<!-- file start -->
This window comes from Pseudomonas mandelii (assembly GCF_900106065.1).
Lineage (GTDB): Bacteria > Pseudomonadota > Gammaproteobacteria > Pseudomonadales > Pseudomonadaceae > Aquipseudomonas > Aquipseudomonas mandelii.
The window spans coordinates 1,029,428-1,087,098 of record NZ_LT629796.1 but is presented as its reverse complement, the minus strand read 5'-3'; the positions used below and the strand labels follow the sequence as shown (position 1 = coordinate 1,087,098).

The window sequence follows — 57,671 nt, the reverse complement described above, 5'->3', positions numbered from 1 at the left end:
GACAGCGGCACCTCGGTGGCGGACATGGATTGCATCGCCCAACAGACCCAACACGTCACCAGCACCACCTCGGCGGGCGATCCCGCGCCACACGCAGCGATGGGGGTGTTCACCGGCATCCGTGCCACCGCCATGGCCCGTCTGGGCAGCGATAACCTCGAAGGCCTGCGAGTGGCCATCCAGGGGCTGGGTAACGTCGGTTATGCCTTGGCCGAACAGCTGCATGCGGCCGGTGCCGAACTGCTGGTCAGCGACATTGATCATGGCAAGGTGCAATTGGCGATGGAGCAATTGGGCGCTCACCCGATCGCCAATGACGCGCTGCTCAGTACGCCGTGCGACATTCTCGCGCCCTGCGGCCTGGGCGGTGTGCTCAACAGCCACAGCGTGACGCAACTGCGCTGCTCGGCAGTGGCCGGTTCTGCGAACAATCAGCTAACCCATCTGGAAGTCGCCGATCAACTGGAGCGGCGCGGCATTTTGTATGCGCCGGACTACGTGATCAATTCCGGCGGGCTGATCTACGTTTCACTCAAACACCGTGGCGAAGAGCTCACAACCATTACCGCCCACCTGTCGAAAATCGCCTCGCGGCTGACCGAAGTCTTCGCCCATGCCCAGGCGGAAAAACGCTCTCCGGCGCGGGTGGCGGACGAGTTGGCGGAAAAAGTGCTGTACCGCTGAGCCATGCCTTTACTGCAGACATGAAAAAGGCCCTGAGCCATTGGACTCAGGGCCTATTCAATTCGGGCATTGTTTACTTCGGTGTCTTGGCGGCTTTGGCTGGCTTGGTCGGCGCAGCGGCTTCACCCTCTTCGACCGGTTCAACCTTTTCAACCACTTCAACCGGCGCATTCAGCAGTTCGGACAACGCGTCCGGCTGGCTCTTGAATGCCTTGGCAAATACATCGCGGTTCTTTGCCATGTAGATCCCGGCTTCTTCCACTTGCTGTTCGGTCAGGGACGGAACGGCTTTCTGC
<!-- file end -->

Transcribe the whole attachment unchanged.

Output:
This window comes from Pseudomonas mandelii (assembly GCF_900106065.1).
Lineage (GTDB): Bacteria > Pseudomonadota > Gammaproteobacteria > Pseudomonadales > Pseudomonadaceae > Aquipseudomonas > Aquipseudomonas mandelii.
The window spans coordinates 1,029,428-1,087,098 of record NZ_LT629796.1 but is presented as its reverse complement, the minus strand read 5'-3'; the positions used below and the strand labels follow the sequence as shown (position 1 = coordinate 1,087,098).

The window sequence follows — 57,671 nt, the reverse complement described above, 5'->3', positions numbered from 1 at the left end:
GACAGCGGCACCTCGGTGGCGGACATGGATTGCATCGCCCAACAGACCCAACACGTCACCAGCACCACCTCGGCGGGCGATCCCGCGCCACACGCAGCGATGGGGGTGTTCACCGGCATCCGTGCCACCGCCATGGCCCGTCTGGGCAGCGATAACCTCGAAGGCCTGCGAGTGGCCATCCAGGGGCTGGGTAACGTCGGTTATGCCTTGGCCGAACAGCTGCATGCGGCCGGTGCCGAACTGCTGGTCAGCGACATTGATCATGGCAAGGTGCAATTGGCGATGGAGCAATTGGGCGCTCACCCGATCGCCAATGACGCGCTGCTCAGTACGCCGTGCGACATTCTCGCGCCCTGCGGCCTGGGCGGTGTGCTCAACAGCCACAGCGTGACGCAACTGCGCTGCTCGGCAGTGGCCGGTTCTGCGAACAATCAGCTAACCCATCTGGAAGTCGCCGATCAACTGGAGCGGCGCGGCATTTTGTATGCGCCGGACTACGTGATCAATTCCGGCGGGCTGATCTACGTTTCACTCAAACACCGTGGCGAAGAGCTCACAACCATTACCGCCCACCTGTCGAAAATCGCCTCGCGGCTGACCGAAGTCTTCGCCCATGCCCAGGCGGAAAAACGCTCTCCGGCGCGGGTGGCGGACGAGTTGGCGGAAAAAGTGCTGTACCGCTGAGCCATGCCTTTACTGCAGACATGAAAAAGGCCCTGAGCCATTGGACTCAGGGCCTATTCAATTCGGGCATTGTTTACTTCGGTGTCTTGGCGGCTTTGGCTGGCTTGGTCGGCGCAGCGGCTTCACCCTCTTCGACCGGTTCAACCTTTTCAACCACTTCAACCGGCGCATTCAGCAGTTCGGACAACGCGTCCGGCTGGCTCTTGAATGCCTTGGCAAATACATCGCGGTTCTTTGCCATGTAGATCCCGGCTTCTTCCACTTGCTGTTCGGTCAGGGACGGAACGGCTTTCTGC